Munster won't be caught out again by early start – Coughlan
James Coughlan insists that Munster have learned from the defeat in their opening Heineken Cup game against Edinburgh and will not make the same mistakes again ahead of another early kick-off against Toulouse in the quarter-final.
Munster were beaten in Murrayfield back in October, which sparked a five-game unbeaten European run that saw them claim an all-important home quarter-final berth at Thomond Park.
Reflecting on another 1.30 start, Coughlan is adamant that given that this will be his side's fourth early kick-off in the competition this season, they are fully aware of what lies ahead.
"We probably got it wrong in the first Edinburgh game in our timing of different things in the week leading up to it and that affected the result. But I think we've drawn a lot from the experience," he said.
"It doesn't make any difference to me personally. The games are all 80 minutes long.
"But we've had a bit of experience with the early kick-offs throughout this season so that should stand to us.
"It's great that it's on a Saturday so that hopefully the supporters can celebrate properly later that evening with the right result."
Donncha O'Callaghan echoed Coughlan's sentiments in that he feels that the early kick-off time won't have any bearing on the players' mindset.
"To be honest, the only ones who it affects are the supporters. But they've been unbelievable in our early kick-offs already. I think it has led to a more family-orientated crowd. From a player's perspective, we'll be right. We'll be ready.
"I think the players actually prefer early kick-off times because there's less stewing time.
"Waiting around for 5.00 and 6.00 kick-offs can be tough."
Despite lining out for Munster almost 250 times, O'Callaghan admits that nerves are still as prevalent as they were when he first put on the famous red jersey.
"I probably suffer with nerves more than a lot of players coming up to kick-off," he said.
"From a selfish point of view, I'd play the game at half-eight in the morning if I could because all I want to do is get out there.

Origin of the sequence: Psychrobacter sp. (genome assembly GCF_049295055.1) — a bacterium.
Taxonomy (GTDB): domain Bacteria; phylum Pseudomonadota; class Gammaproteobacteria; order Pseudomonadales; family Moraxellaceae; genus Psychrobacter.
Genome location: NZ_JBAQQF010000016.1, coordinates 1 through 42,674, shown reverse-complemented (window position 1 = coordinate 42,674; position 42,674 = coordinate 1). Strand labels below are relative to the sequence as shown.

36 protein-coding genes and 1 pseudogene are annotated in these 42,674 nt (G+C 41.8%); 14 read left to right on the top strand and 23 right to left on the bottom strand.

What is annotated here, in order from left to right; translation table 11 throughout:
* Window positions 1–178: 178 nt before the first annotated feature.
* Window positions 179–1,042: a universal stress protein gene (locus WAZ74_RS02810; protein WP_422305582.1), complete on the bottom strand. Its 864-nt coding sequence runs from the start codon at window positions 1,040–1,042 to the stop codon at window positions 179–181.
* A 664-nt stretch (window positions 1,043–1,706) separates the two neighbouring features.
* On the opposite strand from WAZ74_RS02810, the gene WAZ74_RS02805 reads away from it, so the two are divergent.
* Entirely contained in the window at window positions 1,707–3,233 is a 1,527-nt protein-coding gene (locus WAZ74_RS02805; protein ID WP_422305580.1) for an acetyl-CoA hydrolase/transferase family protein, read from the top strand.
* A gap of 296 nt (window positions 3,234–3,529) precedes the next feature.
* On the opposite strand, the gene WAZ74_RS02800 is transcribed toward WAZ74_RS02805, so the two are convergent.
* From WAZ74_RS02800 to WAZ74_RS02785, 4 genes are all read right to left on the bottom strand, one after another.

"We'll prepare a bit differently in the week leading up to it because we know it's an early kick-off but, for me, it's just been a case of learning to deal with it over the years."
Both players will be available for Munster over the coming weeks in their bid to maintain top spot in the Pro12 but, for Coughlan, his exclusion from the Wolfhounds squad for the game against England Saxons last weekend means that his long search for that elusive first cap goes on.
"It's out of my control," the 33-year old said – still clearly frustrated.
"I'm disappointed not to be involved but there's nothing I can do about it now.
"So my focus is on playing for Munster and making sure that I'm putting my best foot forward and trying to win trophies.
"I'm trying to concentrate on the things that I can control and getting selected for Ireland is outside of that.
"I hope the lads do really well in the Six Nations. Everyone benefits from Ireland playing well so I'm fully behind them."
Despite not being included in the Irish squad, Coughlan says that Joe Schmidt did speak to him when he trained with the squad during the autumn internationals.
"We spoke about the selection but that's been about it. Joe has told me that he's happy with how I'm playing but that he wants to look at other fellas," he said.
"It's a game of perceptions and people perceive things differently and there's just nothing you can do about that."
Coughlan's cause wasn't helped by the emergence of Robin Copeland – a player who is Munster-bound at the end of the season.
Copeland, who won a starting place in the Wolfhounds side on the back of three man-of-the-match performances in the pool stages of Heineken Cup for Cardiff Blues, put in another impressive shift that saw him included in Schmidt's squad for the upcoming Six Nations games against Scotland and Wales.
But Coughlan remains focused on his own task at hand.
"It's great for him (Copeland)," he said.
"I'm sure it's a great experience and he'll learn a lot from being around quality players.
"Munster is a big club and it's always going to sign good players.
"I'm sure Robin will be looking forward to coming over here but I'll be concentrating on my own game and making sure that I'm being selected on a week-to-week basis."
Whatever happens in the Six Nations, one thing is for sure – the No 8 battle at Munster next season will be as competitive as it has ever been.